I can see how the experience can be life-changing for some women. It’s easy to get stuck in a rut, especially once the menopause kicks in. Why spend time maintaining your bushy bits when you can sprawl out on the sofa in your leggings (with strained gusset) watching the entire box set of Desperate Housewives?

Ma would kick my lazy arse from heaven itself if I gave up on myself. She was applying the lippy even when she’d just had her insides removed due to cancer. She’s my role model. A proud woman who never gave up and neither will I. I intend to make the best of what she sacrificed her foo-foo for.

Most people need guidance now and then and I knew I needed help when I got an answer phone message saying ‘Hi, this is the 1980’s. Can we have our Azure Blue eyeliner back?’

Now I understand that using a cool blue on my green eyes means that people see the eyeliner instead of my eyes. Likewise, using a pink based foundation will only make it blatantly obvious that I’m wearing make-up and black mascara is way too dark for my eyes..

*throws away entire contents of make-up bag*

Having my colours done has given me a much needed boost. What I’m lacking in oestrgoen, I’m making up for with colour.  You take a book of colour swatches home so you can whip em out of your handbag when you shop, thus preventing hormonally imbalanced impulse buys that will end up in the charity shop still with the tags on.

Paying was a bit traumatic but all in all, it was a good experience. The consultant was absolutely lovely and later on in the year I will go back for the style consultation and DENY that I have EVER worn leggings.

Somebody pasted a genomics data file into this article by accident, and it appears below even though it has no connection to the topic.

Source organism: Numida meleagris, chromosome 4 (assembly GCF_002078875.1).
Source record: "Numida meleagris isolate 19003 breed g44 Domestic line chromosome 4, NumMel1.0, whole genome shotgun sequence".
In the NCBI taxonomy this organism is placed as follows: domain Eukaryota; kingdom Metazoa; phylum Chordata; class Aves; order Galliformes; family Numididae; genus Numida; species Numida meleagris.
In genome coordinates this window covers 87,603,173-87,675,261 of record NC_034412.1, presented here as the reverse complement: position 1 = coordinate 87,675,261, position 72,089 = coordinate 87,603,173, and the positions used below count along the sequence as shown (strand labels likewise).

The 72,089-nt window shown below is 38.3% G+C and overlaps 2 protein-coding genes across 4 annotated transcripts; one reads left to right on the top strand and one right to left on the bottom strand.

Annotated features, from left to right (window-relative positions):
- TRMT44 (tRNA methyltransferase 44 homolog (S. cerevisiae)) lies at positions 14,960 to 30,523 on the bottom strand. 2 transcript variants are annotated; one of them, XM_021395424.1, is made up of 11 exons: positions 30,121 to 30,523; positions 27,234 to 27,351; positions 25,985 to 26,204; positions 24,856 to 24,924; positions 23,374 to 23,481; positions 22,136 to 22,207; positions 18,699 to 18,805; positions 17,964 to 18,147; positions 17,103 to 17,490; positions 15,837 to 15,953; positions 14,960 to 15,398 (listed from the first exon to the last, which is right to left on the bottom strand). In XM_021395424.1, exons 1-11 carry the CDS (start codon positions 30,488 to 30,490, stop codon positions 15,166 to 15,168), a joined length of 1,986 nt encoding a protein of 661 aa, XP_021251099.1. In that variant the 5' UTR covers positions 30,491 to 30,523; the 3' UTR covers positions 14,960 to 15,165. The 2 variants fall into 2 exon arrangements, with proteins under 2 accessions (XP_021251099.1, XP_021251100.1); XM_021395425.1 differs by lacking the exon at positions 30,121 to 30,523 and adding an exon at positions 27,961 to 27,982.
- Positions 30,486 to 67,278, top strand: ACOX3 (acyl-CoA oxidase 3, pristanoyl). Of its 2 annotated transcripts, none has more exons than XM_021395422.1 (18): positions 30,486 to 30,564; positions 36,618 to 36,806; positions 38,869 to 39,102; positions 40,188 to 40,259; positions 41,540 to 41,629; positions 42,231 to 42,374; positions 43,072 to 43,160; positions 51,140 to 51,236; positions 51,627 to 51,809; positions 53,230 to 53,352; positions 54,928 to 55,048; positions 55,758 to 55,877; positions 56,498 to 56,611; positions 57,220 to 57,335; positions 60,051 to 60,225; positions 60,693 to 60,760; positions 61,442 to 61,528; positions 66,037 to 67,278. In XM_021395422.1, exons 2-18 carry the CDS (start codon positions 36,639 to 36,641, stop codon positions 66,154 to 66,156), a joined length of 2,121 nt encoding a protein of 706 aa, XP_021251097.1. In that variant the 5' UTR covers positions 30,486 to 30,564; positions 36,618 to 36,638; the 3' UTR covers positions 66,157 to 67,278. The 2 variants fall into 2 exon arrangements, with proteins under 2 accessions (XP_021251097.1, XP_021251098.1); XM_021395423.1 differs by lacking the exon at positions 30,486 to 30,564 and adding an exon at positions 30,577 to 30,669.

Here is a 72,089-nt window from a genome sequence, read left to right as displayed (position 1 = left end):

‘With THESE thighs? No, dear!’

Or Scholl’s with socks.

Shhhhhhh it’s our little secret. 😉

Piccie

DON’T JUDGE ME!!!!

Header Photo Image Credit by Yann Gar via Creative Commons

mumturnedmom

Blog On

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The rather lovely Alison over at Rubbish Wife has most generously nominated my lil ol’ blog for an award. Yes, an award!

What is it?

The Liebster is basically an award for bloggers, by bloggers. There are trillions of blogs in the blogosphere but many (like mine) have a modest following. If the blogosphere was the sea, I’d be plankton!

The Liebster award shines the spotlight on our humble blogs and as awards go, I think it’s the best one out there. Not because it’s the only award my blog has ever been nominated for (or is likely to be) but because it reminds people that the small blogs are well worth a read. I’ve been blogging for a few years now and my face lights up when someone follows me. Not because I’m about followers (I’m not) but because it’s nice to know that someone actually wants to read my ramblings. The fact that one of those followers chose to nominate me because I made her laugh is reward enough for me. Do take a look at Alison’s website. She’s a bit good in the kitchen and scrolling through her fabulous recipes will have you re-thinking the sad looking fish-fingers and chips you’re about to serve up!